david foster

July 15, 2008 04:18 PM

1)If something has both services & goods components...I'm thinking specifically about restaurants...are they counted separately or aggregated as "services?"
That is, is the inflation due to food price costs stripped out before adding restaurant meals into the BLS services category?

2)Your thoughts on the cause of the decline?

Rycoka

July 15, 2008 05:56 PM

I like Joe's comments about real estate - that has got to have taken a big hit. The main factor in the decline of service industry costs has got to be people - less people being employed to do the same work, or people being paid less. The scary thing indicated by this chart is that "things" are becoming more expensive and people are becoming cheaper.

Dominic

July 15, 2008 07:01 PM

Michael

You mention that the BLS producer price index for “traditional service industries” includes: information, healthcare, finance, real estate, legal services, architecture services, management consulting, advertising, employment services, waste collection, computer training, amusement parks, golf courses, fitness centers, hotels, and a few other categories.
Well what is the weight of each category in the index??
For example, healthcare is going up (significantly) no down, I doubt decent legal services are getting cheaper, the rates for my utilities, including waste collection, went up just in the last 3 months.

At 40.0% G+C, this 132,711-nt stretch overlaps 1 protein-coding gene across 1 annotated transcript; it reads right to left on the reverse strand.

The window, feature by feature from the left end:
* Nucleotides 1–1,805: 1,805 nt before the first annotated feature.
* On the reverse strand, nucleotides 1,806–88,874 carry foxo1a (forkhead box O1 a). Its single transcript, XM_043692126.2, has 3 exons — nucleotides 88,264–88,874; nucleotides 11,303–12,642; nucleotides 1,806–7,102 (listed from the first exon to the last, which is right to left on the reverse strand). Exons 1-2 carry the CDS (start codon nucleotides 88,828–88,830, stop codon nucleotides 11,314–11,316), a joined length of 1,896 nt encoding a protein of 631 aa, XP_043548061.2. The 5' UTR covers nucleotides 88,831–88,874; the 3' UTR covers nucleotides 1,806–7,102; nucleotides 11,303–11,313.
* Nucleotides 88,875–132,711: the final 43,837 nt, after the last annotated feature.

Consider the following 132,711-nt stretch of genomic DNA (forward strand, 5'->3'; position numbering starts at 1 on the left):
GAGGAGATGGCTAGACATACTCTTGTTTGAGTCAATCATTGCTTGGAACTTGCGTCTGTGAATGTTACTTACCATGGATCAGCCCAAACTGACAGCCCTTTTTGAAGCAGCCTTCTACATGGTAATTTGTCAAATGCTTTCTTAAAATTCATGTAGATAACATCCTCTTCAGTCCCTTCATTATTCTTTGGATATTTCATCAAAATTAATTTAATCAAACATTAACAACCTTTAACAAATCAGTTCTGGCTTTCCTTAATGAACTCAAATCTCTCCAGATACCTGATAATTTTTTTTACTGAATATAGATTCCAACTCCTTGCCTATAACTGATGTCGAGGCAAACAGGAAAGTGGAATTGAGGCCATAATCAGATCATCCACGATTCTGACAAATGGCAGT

Certified plumbers, electricians, car repair services are not getting cheaper for sure.
I have no doubts anything related to real estate and (up to a point) in finance is subjected to downward pressure right now; I can hire lots of out of work middle manager as "business management consultants" very cheaply, even blue chip consulting firms are offering 50-60% discount (unless are healthcare or government related projects...wink wink) in order to get work, IT professionals in several categories are a dime a dozen since the 2001 crash (skill shortage....riiiight!!) and so on.
I would probably say that the non indispensable services are getting cheaper to a various degree.
The same is not true for the indispensable ones, especially if there is a "commodity" component priced into it.
In the end I still have to fill my gas tank, buy food, clothes and other items...and I can guarantee you that overall prices are going up rapidly even if the service component of them is going down.

cm

July 15, 2008 11:15 PM

Dominic already hints at it, it's a matter of how discretionary a good/service is.

With "indispensable" services, the only thing that puts a limit on prices is lack of full price discrimination, that is while providers are not necessarily charging everybody the same price, they are charging the same price to large groups of customers (even when prices are not advertised to the public, there is still a concept of "going rate"). That means prices are determined by approximately the median purse size in each customer group.

Strictly speaking it's the same with discretionary goods/services, but they are second in line, and have to compete over "discretionary" funds.

I think we can safely expect healthcare, transportation/automotive, food, shelter, etc. to stay expensive relative to incomes.

Mike Mandel

July 16, 2008 07:52 PM

Dominic:

Well, your guess was right. The inflation rate for "motor vehicle maintenance and repair", and "repair of household items" have both risen.

Thank you for your interest. This blog is no longer active.

 

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Michael Mandel, BW's award-winning chief economist, provides his unique perspective on the hot economic issues of the day. From globalization to the future of work to the ups and downs of the financial markets, Mandel-named 2006 economic journalist of the year by the World Leadership Forum-offers cutting edge analysis and commentary.